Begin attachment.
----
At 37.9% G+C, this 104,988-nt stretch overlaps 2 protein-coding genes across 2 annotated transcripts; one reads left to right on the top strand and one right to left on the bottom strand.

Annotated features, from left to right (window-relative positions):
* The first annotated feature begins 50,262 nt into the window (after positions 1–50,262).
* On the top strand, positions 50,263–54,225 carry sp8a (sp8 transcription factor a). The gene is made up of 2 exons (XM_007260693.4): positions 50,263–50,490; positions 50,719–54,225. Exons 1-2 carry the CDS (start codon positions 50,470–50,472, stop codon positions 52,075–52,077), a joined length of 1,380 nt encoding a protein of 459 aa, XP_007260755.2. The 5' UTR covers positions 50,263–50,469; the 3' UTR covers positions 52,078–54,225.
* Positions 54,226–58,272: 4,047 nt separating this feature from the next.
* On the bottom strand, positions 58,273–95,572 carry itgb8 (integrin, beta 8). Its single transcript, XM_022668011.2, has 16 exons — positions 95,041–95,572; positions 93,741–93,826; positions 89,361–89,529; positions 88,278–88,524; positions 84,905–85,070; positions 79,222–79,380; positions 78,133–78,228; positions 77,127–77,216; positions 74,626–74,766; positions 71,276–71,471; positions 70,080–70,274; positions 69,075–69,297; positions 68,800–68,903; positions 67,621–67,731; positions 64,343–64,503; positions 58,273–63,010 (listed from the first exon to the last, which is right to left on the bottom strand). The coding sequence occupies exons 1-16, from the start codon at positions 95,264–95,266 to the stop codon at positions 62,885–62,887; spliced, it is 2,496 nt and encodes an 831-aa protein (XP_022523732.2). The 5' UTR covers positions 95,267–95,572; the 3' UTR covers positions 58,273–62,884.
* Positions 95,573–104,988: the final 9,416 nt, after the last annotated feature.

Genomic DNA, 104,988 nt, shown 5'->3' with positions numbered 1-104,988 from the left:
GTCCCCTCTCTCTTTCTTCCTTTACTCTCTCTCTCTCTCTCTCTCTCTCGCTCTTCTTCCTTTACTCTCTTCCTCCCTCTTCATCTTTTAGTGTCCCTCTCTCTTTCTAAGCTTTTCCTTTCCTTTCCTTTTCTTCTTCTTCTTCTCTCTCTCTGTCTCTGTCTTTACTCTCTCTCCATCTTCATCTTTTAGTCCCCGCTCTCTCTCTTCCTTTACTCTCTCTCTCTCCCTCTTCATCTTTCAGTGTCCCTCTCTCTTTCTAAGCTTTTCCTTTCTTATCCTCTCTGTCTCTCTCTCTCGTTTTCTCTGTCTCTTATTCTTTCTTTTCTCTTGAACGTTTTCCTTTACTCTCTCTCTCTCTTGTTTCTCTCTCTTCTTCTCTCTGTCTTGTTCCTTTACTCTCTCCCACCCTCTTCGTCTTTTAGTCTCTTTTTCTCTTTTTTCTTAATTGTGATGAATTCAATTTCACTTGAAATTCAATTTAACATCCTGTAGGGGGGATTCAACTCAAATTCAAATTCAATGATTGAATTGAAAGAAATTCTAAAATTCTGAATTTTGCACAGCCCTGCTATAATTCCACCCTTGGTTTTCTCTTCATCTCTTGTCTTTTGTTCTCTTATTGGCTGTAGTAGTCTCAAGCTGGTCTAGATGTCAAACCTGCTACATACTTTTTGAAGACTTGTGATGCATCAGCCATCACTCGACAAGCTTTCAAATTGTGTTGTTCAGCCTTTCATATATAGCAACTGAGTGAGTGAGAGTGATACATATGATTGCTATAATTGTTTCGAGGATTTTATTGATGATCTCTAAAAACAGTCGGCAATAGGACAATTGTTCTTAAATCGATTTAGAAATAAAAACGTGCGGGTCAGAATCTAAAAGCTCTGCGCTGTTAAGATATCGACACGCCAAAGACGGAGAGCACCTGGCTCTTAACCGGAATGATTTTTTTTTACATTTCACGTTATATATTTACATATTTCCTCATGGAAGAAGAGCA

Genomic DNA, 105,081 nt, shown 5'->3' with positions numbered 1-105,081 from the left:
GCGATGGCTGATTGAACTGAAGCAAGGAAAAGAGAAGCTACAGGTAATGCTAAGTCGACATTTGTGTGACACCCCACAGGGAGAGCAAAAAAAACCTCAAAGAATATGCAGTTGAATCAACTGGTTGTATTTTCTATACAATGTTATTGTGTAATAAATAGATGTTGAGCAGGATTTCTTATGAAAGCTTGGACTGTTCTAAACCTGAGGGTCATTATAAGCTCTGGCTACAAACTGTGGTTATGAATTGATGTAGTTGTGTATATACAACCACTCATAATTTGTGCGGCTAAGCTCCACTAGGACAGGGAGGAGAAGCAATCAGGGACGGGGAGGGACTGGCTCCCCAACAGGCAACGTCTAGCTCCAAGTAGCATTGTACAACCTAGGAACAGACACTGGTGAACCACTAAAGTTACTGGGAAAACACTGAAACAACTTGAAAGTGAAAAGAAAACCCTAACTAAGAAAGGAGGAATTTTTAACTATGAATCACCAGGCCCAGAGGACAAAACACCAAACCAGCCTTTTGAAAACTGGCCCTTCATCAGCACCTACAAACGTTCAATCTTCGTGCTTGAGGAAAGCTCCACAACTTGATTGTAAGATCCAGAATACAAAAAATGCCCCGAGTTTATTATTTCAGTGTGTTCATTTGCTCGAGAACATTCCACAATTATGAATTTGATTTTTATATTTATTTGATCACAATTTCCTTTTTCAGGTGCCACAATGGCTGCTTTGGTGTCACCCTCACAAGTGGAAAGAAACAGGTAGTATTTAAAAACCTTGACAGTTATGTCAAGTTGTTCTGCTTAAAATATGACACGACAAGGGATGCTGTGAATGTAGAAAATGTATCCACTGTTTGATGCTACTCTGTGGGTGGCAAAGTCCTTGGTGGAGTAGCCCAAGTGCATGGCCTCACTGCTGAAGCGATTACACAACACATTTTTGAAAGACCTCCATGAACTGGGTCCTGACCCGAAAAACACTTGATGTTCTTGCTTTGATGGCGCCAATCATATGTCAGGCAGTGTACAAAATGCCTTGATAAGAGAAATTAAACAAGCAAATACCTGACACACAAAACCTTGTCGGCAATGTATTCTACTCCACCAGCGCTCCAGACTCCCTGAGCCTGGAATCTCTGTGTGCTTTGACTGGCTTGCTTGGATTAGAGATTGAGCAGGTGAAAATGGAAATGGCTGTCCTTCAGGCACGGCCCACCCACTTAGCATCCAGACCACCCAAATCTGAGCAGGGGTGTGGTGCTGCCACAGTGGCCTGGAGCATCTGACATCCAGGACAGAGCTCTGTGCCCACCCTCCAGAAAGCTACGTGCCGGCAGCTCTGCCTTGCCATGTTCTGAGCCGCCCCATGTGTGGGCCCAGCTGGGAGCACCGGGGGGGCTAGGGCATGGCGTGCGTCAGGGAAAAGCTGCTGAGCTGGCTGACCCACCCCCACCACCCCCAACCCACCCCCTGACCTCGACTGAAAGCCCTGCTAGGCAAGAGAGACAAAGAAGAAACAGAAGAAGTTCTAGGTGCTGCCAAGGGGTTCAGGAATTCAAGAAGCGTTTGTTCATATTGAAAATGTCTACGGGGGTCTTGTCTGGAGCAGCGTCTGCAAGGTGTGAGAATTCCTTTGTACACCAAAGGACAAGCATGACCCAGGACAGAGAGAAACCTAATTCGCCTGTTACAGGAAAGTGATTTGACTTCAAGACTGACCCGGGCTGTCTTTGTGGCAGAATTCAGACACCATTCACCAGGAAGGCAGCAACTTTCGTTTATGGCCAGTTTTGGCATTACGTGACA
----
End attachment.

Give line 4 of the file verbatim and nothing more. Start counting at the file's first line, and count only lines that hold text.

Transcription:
* On the top strand, positions 50,263–54,225 carry sp8a (sp8 transcription factor a). The gene is made up of 2 exons (XM_007260693.4): positions 50,263–50,490; positions 50,719–54,225. Exons 1-2 carry the CDS (start codon positions 50,470–50,472, stop codon positions 52,075–52,077), a joined length of 1,380 nt encoding a protein of 459 aa, XP_007260755.2. The 5' UTR covers positions 50,263–50,469; the 3' UTR covers positions 52,078–54,225.